BRIEF DESCRIPTION OF THE PHOTOGRAPH
 The accompanying photograph shows, as nearly true as it is reasonably possible to make the same in a color illustration of this character, typical blossoms of the new variety. The illustrated plant was approximately two years of age and was being grown outdoors on its own roots during June at West Grove, Pa., U.S.A.
 The chart used in the identification of colors is that of The Royal Horticultural Society (R.H.S. Colour Chart). The description is based on the observation of two-year-old specimens of the new variety during June while grown outdoors on their own roots at West Grove, Pa., U.S.A.  Class: Floribunda Rose.  Plant: height -- approximately 3-1/2 feet on average at the end of the growing season.  Width.--approximately 4 feet on average at the end of the growing season.  Habit.--compact, and bushy.  Branches: color -- young stems: near Yellow-Green Group 146B with hints of Greyed-Red Group 181A on the side most exposed to the sun.  Thorns.--size: up to approximately 1 cm in length on average, and approximately 1 mm in diameter. -- color: Greyed-Purple Group 183B.  Leaves:  Leaflets.--number: 3, 5, and 7. -- shape: lanceolate with a serrulate margin, rounded base, and acuminate tip. -- size: terminal leaflets commonly are approximately 7.5 cm in length and approximately 4.5 cm in width on average, and lower leaflets commonly are approximately 3 cm in length and approximately 1.5 cm in width on average. -- texture: the upper surface is smooth and the under surface is mostly smooth with some roughness along the midrib. -- overall appearance: dark green in coloration, with a semi-glossy finish. -- color (adult foliage): upper surface: commonly near Green Group 137A. under surface: commonly near Green Group 139C.  Inflorescence:  Number of flowers.--commonly approximately 5 blooms per cane at a given time.  Peduncle.--Yellow-Green Group 144B, approximately 4.5 cm in length on average and approximately 3 mm in diameter on average.  Sepals.--number: five. -- upper surface: commonly between Yellow-Green Group 144B and Yellow-Green Group 144C in coloration, somewhat soft in texture, and moderately tomentose. -- under surface: commonly between Yellow-Green Group 144A and Yellow-Green Group 144B in coloration, somewhat rough in texture, and hispidulous. -- size approximately 2.5 cm in length on average, and commonly approximately 8 mm in width at the base.  Buds.--shape: rounded to ovoid. -- length: approximately 1.5 cm on average. -- diameter: commonly approximately 1.5 cm on average. -- color: mostly Yellow-Orange Group 15C commonly with streaks of Red Group 46A and Red Group 47A.  Flower.--form: double. -- diameter: approximately 7 cm on average. -- color: upper surface: bright orange, commonly Orange-Red Group 30B, Yellow-Orange Group 14B at the point of attachment, and near Orange-Red Group 32C at the apex and margins. under surface of inner petals: Yellow-Orange Group 23C, and near Yellow Group 7B at the point of attachment. under surface of outer petals: Orange Group 24B, Yellow Group 7B at the point of attachment, and near Red Group 47C at the apex. -- fragrance: none noticeable. -- petal form: with a wavy apex. -- petal number: approximately 50 on average. -- petal drop: very good, with the petals commonly dropping cleanly and freely. -- stamen number: approximately 80 on average. -- anthers: Yellow-Orange Group 17C in coloration. -- filaments: Yellow-Orange Group 17C in coloration, and commonly approximately 3 to 5 mm in length. -- pistils: separate and free, and commonly approximately 70 in number on average. -- receptacle: achenes stand on the bottom and wall.  Development:  Vegetation.--vigorous and strong.  Blossoming.--abundant and substantially continuous.  Resistance to diseases.--good with respect to blackspot, rust and mildew.  Propensity to form hips/seeds.--spare.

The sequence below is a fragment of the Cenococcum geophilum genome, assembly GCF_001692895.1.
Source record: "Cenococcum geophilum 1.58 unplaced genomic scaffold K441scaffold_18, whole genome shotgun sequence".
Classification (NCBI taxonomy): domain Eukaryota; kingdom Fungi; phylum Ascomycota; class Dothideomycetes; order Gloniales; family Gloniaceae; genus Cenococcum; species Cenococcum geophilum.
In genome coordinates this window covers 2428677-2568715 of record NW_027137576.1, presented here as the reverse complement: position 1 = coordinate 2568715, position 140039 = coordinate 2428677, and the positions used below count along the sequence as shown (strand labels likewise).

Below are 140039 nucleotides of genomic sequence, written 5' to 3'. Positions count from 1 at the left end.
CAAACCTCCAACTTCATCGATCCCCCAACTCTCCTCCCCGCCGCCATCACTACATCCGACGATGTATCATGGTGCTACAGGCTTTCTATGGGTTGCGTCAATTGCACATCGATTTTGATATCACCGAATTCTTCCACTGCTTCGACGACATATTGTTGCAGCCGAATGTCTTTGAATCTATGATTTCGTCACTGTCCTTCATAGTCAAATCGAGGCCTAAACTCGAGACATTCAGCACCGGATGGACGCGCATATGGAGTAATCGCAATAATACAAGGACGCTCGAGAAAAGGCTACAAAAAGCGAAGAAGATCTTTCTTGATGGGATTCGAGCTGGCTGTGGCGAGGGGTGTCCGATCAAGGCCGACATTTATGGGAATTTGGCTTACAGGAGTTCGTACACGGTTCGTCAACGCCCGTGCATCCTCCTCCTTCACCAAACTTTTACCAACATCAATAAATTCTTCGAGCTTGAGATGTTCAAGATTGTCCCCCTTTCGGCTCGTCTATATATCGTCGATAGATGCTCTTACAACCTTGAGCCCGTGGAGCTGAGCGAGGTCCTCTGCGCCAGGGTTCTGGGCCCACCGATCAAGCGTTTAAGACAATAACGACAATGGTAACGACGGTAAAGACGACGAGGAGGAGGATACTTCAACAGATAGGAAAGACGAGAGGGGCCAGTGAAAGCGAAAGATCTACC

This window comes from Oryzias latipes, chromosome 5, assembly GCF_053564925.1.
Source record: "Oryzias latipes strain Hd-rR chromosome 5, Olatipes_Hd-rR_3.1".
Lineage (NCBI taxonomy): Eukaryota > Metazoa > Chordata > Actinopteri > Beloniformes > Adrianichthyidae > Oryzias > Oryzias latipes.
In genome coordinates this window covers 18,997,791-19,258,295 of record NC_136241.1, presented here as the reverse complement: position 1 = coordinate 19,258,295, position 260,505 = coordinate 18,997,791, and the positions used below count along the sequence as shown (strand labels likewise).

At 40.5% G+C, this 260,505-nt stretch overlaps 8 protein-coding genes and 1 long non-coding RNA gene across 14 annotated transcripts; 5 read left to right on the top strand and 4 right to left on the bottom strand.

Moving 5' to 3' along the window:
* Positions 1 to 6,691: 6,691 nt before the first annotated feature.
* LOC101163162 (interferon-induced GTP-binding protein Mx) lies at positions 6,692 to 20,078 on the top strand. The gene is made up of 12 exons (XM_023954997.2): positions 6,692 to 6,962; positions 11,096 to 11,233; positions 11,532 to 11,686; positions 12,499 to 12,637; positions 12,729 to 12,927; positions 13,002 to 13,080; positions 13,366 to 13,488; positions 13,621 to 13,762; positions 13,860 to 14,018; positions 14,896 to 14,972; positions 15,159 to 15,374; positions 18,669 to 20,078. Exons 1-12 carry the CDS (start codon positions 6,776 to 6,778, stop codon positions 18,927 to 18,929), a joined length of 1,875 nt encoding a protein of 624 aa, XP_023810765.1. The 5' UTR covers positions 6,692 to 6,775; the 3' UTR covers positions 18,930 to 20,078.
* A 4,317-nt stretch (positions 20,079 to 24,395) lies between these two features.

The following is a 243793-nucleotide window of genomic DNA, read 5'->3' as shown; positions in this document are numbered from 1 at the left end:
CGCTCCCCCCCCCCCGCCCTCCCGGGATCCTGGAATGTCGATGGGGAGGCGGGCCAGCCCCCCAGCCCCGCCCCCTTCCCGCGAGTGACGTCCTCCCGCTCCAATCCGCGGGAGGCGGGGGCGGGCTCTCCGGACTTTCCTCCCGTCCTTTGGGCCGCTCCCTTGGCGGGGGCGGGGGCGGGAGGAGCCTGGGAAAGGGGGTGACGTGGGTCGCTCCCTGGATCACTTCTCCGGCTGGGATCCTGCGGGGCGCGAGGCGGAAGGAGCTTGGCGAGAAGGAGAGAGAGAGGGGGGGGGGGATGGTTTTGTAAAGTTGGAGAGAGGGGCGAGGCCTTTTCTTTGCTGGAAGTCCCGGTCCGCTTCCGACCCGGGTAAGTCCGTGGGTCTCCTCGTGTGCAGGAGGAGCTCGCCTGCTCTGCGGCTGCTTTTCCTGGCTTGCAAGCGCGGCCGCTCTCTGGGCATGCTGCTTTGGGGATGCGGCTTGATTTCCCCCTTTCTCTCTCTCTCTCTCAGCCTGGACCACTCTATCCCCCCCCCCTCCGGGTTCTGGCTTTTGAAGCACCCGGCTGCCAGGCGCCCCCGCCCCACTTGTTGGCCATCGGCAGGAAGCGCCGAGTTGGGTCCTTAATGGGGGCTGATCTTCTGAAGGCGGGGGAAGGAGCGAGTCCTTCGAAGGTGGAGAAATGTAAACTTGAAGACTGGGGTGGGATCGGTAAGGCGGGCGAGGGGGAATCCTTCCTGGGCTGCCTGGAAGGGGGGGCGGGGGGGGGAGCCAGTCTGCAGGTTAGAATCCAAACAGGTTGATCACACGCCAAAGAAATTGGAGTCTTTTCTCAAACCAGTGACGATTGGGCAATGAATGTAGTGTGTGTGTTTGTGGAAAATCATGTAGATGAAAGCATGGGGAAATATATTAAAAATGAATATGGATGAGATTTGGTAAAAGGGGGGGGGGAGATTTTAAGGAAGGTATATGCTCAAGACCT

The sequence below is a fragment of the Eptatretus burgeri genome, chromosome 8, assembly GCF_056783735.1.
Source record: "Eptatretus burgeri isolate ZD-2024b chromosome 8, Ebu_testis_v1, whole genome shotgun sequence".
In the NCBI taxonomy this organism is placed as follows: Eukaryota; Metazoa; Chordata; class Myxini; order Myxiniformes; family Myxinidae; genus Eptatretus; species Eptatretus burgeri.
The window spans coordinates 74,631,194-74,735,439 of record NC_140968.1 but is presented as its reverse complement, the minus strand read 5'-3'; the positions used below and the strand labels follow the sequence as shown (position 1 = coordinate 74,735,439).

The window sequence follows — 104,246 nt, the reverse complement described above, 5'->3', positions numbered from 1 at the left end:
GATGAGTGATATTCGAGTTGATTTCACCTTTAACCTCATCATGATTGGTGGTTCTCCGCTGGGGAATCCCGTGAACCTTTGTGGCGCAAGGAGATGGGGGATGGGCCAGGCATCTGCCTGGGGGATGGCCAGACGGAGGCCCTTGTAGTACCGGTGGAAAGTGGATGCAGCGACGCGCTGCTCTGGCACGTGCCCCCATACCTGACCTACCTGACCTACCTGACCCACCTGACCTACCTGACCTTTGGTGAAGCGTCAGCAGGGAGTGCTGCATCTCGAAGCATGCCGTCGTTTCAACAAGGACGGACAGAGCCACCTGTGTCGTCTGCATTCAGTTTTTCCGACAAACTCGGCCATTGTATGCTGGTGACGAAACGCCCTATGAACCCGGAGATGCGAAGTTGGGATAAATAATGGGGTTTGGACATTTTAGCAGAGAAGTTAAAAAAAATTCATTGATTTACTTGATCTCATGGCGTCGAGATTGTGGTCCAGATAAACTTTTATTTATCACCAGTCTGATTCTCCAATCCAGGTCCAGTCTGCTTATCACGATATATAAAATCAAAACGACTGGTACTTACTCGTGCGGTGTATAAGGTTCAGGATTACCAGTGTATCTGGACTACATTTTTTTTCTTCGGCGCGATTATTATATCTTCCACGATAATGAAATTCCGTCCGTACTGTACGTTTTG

Plants of the new `Bagstream` variety have not been observed under all possible environmental conditions to date. Accordingly, it is possible that the phenotypic expression may vary somewhat with changes in light intensity and duration, cultural practices, and other environmental conditions.